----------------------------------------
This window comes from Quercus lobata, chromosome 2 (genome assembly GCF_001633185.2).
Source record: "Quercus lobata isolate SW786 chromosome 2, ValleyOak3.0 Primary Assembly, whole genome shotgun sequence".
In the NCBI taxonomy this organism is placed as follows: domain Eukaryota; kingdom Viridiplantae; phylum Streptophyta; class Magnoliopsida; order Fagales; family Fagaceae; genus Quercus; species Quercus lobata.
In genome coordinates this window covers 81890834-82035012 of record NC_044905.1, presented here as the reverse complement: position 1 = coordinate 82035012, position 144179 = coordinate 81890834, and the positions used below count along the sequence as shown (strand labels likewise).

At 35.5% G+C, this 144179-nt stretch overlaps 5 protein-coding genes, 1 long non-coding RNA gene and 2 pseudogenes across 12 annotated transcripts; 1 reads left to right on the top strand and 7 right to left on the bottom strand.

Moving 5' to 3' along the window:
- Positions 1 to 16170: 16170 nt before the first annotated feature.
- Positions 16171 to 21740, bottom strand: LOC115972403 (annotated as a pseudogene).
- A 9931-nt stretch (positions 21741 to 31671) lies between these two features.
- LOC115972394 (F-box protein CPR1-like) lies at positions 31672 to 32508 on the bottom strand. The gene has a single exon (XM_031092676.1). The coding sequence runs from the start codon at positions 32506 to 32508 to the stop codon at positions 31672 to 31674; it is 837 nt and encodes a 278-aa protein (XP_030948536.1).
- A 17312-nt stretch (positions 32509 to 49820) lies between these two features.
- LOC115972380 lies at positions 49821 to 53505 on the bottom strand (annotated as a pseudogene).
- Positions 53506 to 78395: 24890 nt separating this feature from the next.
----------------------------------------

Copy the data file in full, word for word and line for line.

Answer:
This window comes from Quercus lobata, chromosome 2 (genome assembly GCF_001633185.2).
Source record: "Quercus lobata isolate SW786 chromosome 2, ValleyOak3.0 Primary Assembly, whole genome shotgun sequence".
In the NCBI taxonomy this organism is placed as follows: domain Eukaryota; kingdom Viridiplantae; phylum Streptophyta; class Magnoliopsida; order Fagales; family Fagaceae; genus Quercus; species Quercus lobata.
In genome coordinates this window covers 81890834-82035012 of record NC_044905.1, presented here as the reverse complement: position 1 = coordinate 82035012, position 144179 = coordinate 81890834, and the positions used below count along the sequence as shown (strand labels likewise).

At 35.5% G+C, this 144179-nt stretch overlaps 5 protein-coding genes, 1 long non-coding RNA gene and 2 pseudogenes across 12 annotated transcripts; 1 reads left to right on the top strand and 7 right to left on the bottom strand.

Moving 5' to 3' along the window:
- Positions 1 to 16170: 16170 nt before the first annotated feature.
- Positions 16171 to 21740, bottom strand: LOC115972403 (annotated as a pseudogene).
- A 9931-nt stretch (positions 21741 to 31671) lies between these two features.
- LOC115972394 (F-box protein CPR1-like) lies at positions 31672 to 32508 on the bottom strand. The gene has a single exon (XM_031092676.1). The coding sequence runs from the start codon at positions 32506 to 32508 to the stop codon at positions 31672 to 31674; it is 837 nt and encodes a 278-aa protein (XP_030948536.1).
- A 17312-nt stretch (positions 32509 to 49820) lies between these two features.
- LOC115972380 lies at positions 49821 to 53505 on the bottom strand (annotated as a pseudogene).
- Positions 53506 to 78395: 24890 nt separating this feature from the next.